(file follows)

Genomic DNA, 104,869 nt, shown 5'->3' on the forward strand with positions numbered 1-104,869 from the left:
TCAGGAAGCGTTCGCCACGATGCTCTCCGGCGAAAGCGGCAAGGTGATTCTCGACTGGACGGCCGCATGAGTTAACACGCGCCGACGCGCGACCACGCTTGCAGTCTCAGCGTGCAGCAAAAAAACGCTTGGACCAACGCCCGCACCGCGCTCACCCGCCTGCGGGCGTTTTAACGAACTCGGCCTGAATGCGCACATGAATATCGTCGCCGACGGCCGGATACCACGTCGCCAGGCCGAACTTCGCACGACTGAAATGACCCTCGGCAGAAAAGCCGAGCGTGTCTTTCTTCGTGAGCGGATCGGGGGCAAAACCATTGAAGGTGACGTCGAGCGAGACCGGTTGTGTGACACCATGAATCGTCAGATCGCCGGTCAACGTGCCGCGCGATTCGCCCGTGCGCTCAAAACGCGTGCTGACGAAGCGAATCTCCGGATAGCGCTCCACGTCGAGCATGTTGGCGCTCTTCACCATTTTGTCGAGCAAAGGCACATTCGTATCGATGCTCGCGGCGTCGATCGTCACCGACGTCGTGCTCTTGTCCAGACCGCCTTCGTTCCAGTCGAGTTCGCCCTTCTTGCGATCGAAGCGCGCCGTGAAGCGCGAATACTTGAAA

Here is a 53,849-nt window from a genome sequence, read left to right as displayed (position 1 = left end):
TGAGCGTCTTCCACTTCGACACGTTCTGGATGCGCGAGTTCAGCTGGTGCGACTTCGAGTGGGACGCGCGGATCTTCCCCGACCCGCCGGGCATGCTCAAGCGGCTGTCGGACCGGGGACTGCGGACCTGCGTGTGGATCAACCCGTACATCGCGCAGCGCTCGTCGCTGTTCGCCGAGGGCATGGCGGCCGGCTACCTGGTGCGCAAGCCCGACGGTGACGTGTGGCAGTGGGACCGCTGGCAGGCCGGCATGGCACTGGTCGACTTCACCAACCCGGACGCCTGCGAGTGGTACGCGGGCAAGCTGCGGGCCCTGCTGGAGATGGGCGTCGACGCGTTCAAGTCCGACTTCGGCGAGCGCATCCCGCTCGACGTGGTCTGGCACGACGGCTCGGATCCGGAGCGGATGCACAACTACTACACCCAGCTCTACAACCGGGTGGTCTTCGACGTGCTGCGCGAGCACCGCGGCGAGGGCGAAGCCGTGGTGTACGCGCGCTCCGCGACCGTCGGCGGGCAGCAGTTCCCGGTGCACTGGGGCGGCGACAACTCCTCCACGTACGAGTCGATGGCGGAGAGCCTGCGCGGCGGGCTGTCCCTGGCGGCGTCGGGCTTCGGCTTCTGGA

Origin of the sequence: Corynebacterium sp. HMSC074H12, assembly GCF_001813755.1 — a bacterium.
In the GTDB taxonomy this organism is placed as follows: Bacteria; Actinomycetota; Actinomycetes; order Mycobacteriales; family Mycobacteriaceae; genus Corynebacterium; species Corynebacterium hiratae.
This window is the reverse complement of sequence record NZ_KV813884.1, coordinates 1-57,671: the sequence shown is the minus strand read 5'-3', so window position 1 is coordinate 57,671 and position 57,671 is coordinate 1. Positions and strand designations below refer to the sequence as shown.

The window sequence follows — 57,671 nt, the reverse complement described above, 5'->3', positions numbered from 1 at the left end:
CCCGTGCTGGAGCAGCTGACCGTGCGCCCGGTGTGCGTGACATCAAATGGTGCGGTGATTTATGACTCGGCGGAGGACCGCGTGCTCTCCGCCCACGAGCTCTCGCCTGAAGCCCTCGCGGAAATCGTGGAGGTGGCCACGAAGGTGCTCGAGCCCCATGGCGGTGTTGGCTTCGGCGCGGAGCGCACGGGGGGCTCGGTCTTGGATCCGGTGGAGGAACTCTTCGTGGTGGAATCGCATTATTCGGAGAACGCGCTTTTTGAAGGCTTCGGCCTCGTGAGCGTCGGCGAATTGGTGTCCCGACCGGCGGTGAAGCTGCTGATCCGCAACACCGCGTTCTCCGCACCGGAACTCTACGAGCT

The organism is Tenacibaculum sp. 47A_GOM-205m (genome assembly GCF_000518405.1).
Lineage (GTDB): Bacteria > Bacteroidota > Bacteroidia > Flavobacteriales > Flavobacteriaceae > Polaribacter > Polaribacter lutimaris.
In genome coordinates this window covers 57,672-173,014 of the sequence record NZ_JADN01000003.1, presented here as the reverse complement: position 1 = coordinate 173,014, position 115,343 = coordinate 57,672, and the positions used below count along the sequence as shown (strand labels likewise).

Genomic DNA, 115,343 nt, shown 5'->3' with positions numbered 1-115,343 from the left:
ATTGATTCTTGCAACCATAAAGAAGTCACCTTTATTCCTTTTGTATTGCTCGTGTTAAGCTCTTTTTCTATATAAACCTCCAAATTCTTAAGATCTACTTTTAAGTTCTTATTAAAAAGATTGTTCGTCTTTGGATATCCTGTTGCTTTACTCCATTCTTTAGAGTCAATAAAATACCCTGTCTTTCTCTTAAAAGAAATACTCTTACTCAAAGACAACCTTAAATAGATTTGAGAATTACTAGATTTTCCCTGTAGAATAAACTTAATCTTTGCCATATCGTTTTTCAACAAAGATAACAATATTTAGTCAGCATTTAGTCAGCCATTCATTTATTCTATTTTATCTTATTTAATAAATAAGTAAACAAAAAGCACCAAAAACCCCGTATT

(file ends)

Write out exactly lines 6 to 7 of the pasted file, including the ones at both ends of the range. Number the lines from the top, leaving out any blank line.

In the GTDB taxonomy this organism is placed as follows: Bacteria; Actinomycetota; Actinomycetes; order Mycobacteriales; family Mycobacteriaceae; genus Corynebacterium; species Corynebacterium hiratae.
This window is the reverse complement of sequence record NZ_KV813884.1, coordinates 1-57,671: the sequence shown is the minus strand read 5'-3', so window position 1 is coordinate 57,671 and position 57,671 is coordinate 1. Positions and strand designations below refer to the sequence as shown.